Determined to help make the most of Snapple’s remaining time, Kris created a “bucket list” and began taking him on adventures. However, it quickly became apparent that while Snapple was different, he was also extremely happy, so in July 2021, Kris stopped thinking about euthanasia, opting instead to get the fun-loving tuxedo kitten a cart to help him become more mobile. “His back legs have gotten stronger since using the cart and he has learned to push himself around a bit with his back legs,” says Kris.
In addition to racing around his home — and even outside under close supervision — in his cart, Snapple likes watching flies and birds, playing with toys, checking out flowers and plants, and playing with Natalie, his foster sister who is blind and has cerebellar hypoplasia. “He loves attention and adventures, he just needs help to be sure he has a happy and properly stimulated life,” says Kris. “He also loves being around people and going to social gatherings.”
Because Snapple needs regular attention and stimulation, Kris hopes to find him a forever home with someone who is retired, works from home, or would be able to bring him to work with them. Also, Snapple uses washable pee pads instead of a litter box, so his adopter would have to be willing and able to do laundry regularly, but he doesn’t require any assistance at meal times. “He eats independently from his feeding station,” explains Kris, “and when he’s done growing, he will need a custom cart that would be ergonomic, designed just for him and safer as well.”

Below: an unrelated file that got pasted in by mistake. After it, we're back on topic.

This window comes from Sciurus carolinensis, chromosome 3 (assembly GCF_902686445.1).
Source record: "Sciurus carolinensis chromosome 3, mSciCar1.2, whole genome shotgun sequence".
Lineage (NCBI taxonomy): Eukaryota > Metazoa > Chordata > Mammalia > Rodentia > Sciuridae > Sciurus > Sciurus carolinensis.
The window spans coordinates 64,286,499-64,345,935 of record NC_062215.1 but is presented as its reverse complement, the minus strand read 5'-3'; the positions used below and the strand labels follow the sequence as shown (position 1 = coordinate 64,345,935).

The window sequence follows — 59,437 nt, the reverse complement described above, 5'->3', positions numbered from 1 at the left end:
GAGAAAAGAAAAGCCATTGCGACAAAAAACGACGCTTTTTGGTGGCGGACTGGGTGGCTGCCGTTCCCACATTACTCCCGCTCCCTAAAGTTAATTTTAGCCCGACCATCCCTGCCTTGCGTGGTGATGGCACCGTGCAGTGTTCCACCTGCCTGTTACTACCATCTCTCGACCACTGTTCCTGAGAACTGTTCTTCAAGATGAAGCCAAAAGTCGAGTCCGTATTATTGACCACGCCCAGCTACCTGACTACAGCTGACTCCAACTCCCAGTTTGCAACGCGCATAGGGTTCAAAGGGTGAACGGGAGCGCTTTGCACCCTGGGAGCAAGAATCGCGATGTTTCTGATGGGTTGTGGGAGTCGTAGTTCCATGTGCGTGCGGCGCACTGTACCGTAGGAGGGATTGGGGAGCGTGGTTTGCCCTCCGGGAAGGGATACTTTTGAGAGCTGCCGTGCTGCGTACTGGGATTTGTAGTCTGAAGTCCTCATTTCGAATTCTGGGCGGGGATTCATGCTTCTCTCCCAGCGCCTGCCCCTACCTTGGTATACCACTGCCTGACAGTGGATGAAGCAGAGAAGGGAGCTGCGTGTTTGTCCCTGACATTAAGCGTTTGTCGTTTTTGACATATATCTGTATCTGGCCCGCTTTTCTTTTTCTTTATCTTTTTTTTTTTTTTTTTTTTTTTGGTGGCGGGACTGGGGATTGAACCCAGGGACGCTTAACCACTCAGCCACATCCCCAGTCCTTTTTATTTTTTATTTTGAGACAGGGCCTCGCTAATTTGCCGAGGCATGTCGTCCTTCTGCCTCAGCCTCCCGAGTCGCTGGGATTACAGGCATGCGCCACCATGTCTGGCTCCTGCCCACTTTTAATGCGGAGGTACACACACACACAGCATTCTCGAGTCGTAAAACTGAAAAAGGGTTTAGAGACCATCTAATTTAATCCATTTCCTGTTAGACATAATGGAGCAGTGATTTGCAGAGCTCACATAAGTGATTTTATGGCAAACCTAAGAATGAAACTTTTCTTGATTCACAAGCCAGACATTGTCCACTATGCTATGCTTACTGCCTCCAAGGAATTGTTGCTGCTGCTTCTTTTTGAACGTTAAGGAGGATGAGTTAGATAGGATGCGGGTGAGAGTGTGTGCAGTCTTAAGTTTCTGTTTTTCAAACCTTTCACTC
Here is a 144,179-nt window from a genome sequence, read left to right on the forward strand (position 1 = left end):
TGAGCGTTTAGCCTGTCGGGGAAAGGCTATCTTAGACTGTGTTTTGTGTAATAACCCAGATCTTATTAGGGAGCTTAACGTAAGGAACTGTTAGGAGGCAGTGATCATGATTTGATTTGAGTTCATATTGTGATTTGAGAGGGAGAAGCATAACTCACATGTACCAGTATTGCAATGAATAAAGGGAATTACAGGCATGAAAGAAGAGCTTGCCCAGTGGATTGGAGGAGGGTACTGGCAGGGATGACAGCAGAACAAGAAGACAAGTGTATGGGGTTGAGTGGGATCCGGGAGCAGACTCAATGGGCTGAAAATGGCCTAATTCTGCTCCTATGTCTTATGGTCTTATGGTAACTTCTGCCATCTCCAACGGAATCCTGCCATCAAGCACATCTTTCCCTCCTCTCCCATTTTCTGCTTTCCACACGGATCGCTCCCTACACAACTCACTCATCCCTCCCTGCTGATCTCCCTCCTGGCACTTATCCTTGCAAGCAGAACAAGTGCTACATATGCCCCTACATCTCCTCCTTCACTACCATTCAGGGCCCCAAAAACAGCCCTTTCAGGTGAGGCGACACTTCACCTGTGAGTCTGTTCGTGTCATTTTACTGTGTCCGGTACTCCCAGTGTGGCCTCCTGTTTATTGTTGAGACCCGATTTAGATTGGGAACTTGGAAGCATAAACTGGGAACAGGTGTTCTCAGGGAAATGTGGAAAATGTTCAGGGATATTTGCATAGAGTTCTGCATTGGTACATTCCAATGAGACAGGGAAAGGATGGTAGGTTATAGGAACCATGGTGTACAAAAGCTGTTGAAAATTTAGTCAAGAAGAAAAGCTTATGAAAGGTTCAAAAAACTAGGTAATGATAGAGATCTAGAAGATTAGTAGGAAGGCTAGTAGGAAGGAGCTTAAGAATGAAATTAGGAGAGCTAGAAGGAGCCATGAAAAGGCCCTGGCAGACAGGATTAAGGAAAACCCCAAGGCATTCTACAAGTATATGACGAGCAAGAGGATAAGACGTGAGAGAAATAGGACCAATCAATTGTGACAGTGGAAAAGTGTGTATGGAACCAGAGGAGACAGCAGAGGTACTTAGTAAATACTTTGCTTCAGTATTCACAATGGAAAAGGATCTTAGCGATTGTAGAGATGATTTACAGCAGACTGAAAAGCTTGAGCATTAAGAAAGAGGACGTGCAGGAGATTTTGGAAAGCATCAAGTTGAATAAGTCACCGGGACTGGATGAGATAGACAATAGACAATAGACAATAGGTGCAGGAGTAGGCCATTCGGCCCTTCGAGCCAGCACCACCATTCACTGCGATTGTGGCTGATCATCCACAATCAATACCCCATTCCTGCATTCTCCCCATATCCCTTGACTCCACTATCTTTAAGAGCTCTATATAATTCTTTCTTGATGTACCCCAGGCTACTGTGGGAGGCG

It’s also important for Snapple’s adopter to be someone who will be an advocate for him, just as Kris has been since the moment she started fostering this very special cat. For Kris, Snapple’s care hasn’t been particularly difficult, but the emotional burden of making sure he has a good quality of life and isn’t suffering has occasionally been challenging, especially because euthanasia has been suggested multiple times. “With all the recommendations to let him go, I’m pretty sure he wouldn’t be around if he hadn’t landed with me or someone else with experience with special needs animals,” says Kris.
Fortunately, Snapple — who was rescued from a farm in Wisconsin when he was just a few weeks old — managed to make his way to Kris, and she is optimistic he will eventually find himself with a forever family who will focus on everything he can do, not everything he can’t. Kris is also hopeful Snapple will be adopted by people who, like her, consider him an inspiration, which shouldn’t be a problem, as she’s received lots of messages via social media from people all around the world, including individuals with cerebral palsy and multiple sclerosis, who admire his resilience and determination.
“I am so thankful he came to me so I could give him a chance to show myself and others his will to live and hopefully inspire others as well,” says Kris. “Snapple doesn’t live the typical life we expect and doesn’t have a lot of independence, but he is happy and appreciates the attention and care he receives. He has plenty of love to give and curiosity about life, just like every other cat.”
To learn more about this adorable kitten, you can follow him on Instagram.